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David Moshman

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Jane, You Ignorant Slut: Civility, Speech and Academic Freedom

Posted: 03/13/2012 5:42 pm

In a classic series of Saturday Night Live sketches, Jane Curtin would provide a liberal point of view and then her counterpart Dan Aykroyd would provide a withering response, beginning, "Jane, you ignorant slut." Their point/counterpoint was an over-the-top parody of political discussion. But no longer.

Broadcaster Rush Limbaugh, as everyone knows by now, has called Georgetown University law student Sandra Fluke a "slut" and a "prostitute," and has suggested she post videos of herself having sex. How does he supposedly know so much about her sex life and why is he demanding to know more? She provided congressional testimony supporting women's access to contraception as part of standard health coverage.

Many have distanced themselves from Limbaugh's remarks including, eventually, Limbaugh himself in a belated apology. Sponsors have left. Republican presidential candidate Mitt Romney said, "It's not the language I would have used."

What language would he have used? In the world of comedy news, Jon Stewart suggested Romney might have preferred to call Fluke a "hussy" or a "trollop." Stephen Colbert liked "trollop" and also suggested "wanton harlot."

Meanwhile in the world of academia, University of Rochester Economics Professor Steven Landsburg took on the question of her ignorance. Acknowledging that Fluke herself "deserves the same basic respect we owe to any human being," he insisted in the March 2 post on his blog that what is at issue here is "her position," which deserves no respect whatsoever. Her position "deserves only to be ridiculed, mocked, and jeered. To treat it with respect would be a travesty."

Rush Limbaugh provided, in Professor Landsburg's view, "a spot-on analogy." And is Fluke a slut, according to Landsburg? He argued that "slut," unlike "prostitute," connotes "the sort of joyous enthusiasm that would render payment superfluous." He concluded that neither term is quite right. Fluke is an "extortionist," or more precisely an "extortionist with an overweening sense of entitlement."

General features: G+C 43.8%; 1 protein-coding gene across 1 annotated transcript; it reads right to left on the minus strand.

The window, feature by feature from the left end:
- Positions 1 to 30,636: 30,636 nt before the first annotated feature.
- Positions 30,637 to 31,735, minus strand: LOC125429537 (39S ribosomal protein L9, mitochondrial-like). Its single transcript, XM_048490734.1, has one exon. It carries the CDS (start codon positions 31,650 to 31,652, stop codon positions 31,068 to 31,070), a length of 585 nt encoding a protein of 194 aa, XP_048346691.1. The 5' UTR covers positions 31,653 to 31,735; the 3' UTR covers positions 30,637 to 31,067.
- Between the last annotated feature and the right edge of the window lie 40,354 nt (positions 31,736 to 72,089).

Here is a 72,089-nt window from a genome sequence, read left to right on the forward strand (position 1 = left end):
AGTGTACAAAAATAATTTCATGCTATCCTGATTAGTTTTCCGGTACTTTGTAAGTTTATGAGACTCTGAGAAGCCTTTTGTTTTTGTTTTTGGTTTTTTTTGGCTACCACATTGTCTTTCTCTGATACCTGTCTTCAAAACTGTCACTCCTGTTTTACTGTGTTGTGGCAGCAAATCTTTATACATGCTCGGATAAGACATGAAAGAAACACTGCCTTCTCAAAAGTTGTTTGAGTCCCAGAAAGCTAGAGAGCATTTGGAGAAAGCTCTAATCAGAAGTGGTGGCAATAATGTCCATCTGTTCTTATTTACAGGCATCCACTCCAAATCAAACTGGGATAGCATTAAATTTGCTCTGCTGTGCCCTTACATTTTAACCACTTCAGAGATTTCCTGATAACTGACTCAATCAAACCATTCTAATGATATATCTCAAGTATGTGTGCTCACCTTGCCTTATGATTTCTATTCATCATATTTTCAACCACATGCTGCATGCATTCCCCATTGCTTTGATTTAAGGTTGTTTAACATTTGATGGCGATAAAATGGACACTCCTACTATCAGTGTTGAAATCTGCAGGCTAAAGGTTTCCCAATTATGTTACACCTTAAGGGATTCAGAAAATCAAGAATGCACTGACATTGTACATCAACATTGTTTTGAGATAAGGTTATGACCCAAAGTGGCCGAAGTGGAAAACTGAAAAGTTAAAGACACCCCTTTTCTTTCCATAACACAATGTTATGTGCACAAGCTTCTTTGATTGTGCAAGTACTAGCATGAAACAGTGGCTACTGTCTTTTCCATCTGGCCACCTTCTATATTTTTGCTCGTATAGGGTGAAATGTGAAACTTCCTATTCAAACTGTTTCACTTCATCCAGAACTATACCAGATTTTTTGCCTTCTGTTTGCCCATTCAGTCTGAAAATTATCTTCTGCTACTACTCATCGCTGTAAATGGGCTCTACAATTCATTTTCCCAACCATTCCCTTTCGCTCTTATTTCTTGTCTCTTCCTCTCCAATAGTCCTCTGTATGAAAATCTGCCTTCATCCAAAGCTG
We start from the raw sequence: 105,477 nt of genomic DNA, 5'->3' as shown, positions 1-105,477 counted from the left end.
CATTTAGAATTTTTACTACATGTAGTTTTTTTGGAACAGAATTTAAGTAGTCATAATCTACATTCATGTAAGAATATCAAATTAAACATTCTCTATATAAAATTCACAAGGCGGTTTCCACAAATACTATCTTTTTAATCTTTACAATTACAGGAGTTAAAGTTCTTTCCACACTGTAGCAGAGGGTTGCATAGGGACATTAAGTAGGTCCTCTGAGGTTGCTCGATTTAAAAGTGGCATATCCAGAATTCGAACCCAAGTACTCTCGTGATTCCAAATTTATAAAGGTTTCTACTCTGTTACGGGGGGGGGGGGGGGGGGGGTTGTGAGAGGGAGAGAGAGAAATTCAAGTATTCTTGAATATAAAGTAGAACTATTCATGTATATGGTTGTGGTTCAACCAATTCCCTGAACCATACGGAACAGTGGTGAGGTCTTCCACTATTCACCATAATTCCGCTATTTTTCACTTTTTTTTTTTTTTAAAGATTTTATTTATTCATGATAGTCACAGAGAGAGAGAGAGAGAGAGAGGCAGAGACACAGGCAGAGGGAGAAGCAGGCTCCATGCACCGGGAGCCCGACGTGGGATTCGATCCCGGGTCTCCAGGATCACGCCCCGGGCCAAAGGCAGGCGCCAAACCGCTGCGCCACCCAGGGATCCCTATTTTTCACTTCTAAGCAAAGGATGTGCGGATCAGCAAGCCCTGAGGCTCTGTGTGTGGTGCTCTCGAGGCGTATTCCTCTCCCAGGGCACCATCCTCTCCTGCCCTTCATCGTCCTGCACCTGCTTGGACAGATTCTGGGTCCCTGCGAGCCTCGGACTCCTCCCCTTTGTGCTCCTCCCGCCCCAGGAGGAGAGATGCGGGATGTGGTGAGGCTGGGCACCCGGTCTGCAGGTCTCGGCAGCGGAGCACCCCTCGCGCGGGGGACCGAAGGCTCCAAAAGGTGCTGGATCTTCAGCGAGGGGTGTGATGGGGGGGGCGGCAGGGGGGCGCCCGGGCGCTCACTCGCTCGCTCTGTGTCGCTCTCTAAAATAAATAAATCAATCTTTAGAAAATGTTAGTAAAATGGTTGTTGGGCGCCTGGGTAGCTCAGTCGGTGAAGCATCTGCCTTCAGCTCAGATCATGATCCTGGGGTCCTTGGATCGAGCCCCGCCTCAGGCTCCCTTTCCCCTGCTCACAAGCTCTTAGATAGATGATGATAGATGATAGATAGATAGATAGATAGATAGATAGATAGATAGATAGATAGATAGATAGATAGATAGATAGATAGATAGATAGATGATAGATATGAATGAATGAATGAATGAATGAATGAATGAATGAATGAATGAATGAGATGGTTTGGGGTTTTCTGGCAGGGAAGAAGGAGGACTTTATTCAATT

On March 6, University of Rochester President Joel Seligman issued a statement declaring that he was "deeply disappointed" with Professor Landsburg's writings on this matter. He was, moreover, "outraged that any professor would demean a student in this fashion."

President Seligman acknowledged Professor Landsburg's "right to express his views" and affirmed "our University's deep commitment to academic freedom." Nevertheless, without threatening any penalty, he urged "an atmosphere of civil discourse in which the dignity of every individual is respected."

Professor Landsburg replied, "People who express actual views on this matter do not deserve to be mocked or ridiculed." Sandra Fluke, apparently, had not expressed anything he would deem an "actual view." She falls into the category of "people who think that ideas don't matter" and is thus fair game for mockery and ridicule.

On March 7, thirty University of Rochester students protested Professor Landsburg's support of Rush Limbaugh at the beginning and end of a class he was teaching. It appears there was an initial effort to disrupt the class, but Professor Landsburg continued to teach and there was no need for University Security officers to take any action.

Where does that leave us? Mass media personalities have a First Amendment right not to be censored by the government. Sponsors have a right to sponsor or not sponsor what they please. College professors have a right to agree or disagree with public figures and statements. College presidents have a right to agree or disagree with professors but should be clear that free speech and academic freedom will be protected. College students have a right to protest but should not disrupt classes.

We all have a First Amendment right to begin our arguments with some version of "Jane, you ignorant slut." We can't rely on censors to enforce civility. But we needn't say all the terrible things we're allowed to say. We can, and often should, remind each other of that.

Efforts to be civil, in academic and other contexts, generally enhance discourse, decision making, and the advancement of knowledge. But censorship is never civil. Civility must be encouraged within an atmosphere of intellectual freedom. Rush Limbaugh's show may be part of the price we pay for intellectual freedom, but academic freedom requires that students and faculty be free to agree with him.